Purchasing a property that is contaminated can be daunting. There are many risks to consider, including significant liability risks. In some cases, a full assessment of the risks may not be possible before the decision to proceed or not must be made. A purchaser will be in a much better position to make decisions if it acquires as much information as possible about the property, and does so early enough in the transaction that the agreement of purchase and sale can be structured to address any issues, if required.
Sometimes, the fact that a property is contaminated is known by the vendor and disclosed when it is offered for sale. If this is so, there will be environmental reports available for review by a potential purchaser, as well as the purchaser’s engineer and legal counsel. Gaps in the available information and potential liability risks may be able to be identified early on. Further site investigation may be required to better understand the contamination, assess any known or potential risks of off-site migration, consider what remedial work may be required to address the contamination and estimate how much available remedial options could potentially cost, among other things. There are also several other sources of information that may be available to assist in this assessment, including, but certainly not limited to, inquiries with the Ministry of the Environment, Conservation and Parks, other regulatory authorities and information about surrounding properties.
Ideally, some of these issues may be able to be addressed in the agreement of purchase and sale itself. It may be necessary to include provisions in the agreement to allow for further site investigation, the completion of remedial work, a price adjustment, indemnification for liabilities, or any number of terms to address the condition of the property and the risks associated with the contamination. Such agreements of purchase and sale require a degree of creativity, with the objective for the purchaser being the minimizing of risks going forward.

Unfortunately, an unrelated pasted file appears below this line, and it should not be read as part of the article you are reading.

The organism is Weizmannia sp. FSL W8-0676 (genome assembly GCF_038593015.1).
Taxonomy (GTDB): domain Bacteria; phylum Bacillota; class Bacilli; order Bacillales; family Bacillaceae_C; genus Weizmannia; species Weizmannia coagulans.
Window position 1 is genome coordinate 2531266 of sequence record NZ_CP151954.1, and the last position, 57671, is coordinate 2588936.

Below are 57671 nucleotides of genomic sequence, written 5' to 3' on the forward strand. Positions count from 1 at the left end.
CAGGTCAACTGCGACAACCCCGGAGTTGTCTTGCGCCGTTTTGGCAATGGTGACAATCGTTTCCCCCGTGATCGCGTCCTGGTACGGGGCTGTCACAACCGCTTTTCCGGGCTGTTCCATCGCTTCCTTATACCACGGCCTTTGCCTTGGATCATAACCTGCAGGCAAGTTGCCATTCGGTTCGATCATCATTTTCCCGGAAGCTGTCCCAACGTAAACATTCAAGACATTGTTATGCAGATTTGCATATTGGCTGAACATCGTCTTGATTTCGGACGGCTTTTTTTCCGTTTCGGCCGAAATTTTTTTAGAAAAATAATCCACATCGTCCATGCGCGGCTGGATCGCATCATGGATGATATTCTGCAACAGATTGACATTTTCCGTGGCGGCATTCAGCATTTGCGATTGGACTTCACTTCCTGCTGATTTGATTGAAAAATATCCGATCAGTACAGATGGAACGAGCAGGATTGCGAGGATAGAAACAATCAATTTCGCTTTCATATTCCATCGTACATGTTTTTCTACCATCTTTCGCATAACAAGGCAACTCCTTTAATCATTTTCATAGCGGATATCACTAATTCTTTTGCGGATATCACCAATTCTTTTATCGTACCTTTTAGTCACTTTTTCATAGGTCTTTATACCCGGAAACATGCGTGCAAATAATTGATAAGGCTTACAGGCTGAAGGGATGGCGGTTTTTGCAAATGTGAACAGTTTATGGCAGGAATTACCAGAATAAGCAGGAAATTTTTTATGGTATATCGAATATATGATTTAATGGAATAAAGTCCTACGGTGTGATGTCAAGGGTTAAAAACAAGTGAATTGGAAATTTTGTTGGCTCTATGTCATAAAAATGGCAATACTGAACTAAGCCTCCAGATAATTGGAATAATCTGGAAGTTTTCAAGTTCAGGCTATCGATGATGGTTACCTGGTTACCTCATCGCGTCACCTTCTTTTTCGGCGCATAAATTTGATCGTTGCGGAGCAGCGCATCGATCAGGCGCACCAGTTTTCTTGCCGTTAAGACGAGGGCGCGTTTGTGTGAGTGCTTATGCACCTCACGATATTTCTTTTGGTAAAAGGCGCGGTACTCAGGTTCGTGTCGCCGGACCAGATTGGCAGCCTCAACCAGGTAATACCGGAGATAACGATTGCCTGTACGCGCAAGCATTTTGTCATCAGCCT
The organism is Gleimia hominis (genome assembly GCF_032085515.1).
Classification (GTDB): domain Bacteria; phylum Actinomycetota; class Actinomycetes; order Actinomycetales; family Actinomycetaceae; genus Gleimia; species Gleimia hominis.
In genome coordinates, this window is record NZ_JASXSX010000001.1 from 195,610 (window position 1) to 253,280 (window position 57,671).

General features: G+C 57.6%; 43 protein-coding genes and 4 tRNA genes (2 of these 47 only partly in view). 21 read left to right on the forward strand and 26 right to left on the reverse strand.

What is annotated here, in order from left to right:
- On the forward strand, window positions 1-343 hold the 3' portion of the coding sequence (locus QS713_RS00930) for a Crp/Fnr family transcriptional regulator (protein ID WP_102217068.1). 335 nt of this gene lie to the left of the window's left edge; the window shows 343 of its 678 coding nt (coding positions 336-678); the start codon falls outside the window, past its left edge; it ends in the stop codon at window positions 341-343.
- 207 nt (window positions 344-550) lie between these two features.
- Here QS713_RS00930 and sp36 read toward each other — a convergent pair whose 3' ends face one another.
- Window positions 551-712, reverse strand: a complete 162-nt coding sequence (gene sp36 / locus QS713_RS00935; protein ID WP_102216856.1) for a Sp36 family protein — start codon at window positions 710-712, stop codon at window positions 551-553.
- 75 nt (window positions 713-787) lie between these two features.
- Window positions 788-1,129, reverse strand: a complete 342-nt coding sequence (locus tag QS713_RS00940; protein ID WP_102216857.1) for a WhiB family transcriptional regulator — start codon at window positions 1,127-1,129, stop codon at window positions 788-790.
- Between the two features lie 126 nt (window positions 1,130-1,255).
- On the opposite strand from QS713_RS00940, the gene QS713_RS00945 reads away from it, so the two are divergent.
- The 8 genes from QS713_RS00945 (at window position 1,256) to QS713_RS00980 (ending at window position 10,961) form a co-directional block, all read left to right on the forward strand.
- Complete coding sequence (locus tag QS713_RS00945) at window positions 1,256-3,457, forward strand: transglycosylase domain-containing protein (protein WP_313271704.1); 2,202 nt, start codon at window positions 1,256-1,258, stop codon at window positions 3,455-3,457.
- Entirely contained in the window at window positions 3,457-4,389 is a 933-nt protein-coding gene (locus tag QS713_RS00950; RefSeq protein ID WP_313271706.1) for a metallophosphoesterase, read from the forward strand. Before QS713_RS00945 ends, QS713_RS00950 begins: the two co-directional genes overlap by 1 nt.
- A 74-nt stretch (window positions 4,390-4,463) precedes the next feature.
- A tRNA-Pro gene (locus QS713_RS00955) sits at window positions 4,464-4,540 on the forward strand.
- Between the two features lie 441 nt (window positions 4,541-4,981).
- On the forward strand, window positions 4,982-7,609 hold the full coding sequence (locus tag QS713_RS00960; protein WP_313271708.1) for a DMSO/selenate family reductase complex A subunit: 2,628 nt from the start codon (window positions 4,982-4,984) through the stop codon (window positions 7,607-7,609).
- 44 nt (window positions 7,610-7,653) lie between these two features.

In other situations, contamination is discovered during a purchaser’s due diligence work, after an agreement of purchase and sale has been entered into. When this occurs, it is likely unexpected by both parties to the transaction, and a degree of flexibility is essential in determining whether the transaction will be able to move forward.
For example, further site investigation may be required by the purchaser to better assess the extent of the contamination discovered and the associated risks. If the agreement does not provide for further access for site work, the vendor will need to decide if it will be allowed or not. While it is possible that a purchaser denied access may choose to proceed with the transaction based on the information available, despite the potential risks, it is also possible that a refusal may end the transaction, as the purchaser may conclude that the risks are too uncertain. Flexibility to re-negotiate terms of the agreement may be necessary to conclude the transaction.
Ultimately, the earlier in the due diligence process the initial site investigation is conducted, the more time is available to conduct any negotiations or investigations that result from it.
In every transaction involving contaminated lands, a purchaser must assess the potential liability risks and financial implications of acquiring the property. A purchaser’s ability to make that assessment is enhanced by the information available. The earlier in the process that a purchaser is able to acquire that information, the more time that a purchaser will have to engage in the negotiations that may be required to minimize the risks.
For further discussion on these issues, please listen to our podcast, A Manner of Speaking, episode title: “Environmental Issues and Real Estate Transactions with Daniella Sicoli-Zupo”.
This blog post was written by Cheryl Gerhardt McLuckie, a member of the Environmental Law team. Cheryl can be reached at 613-369-0365 or at firstname.lastname@example.org.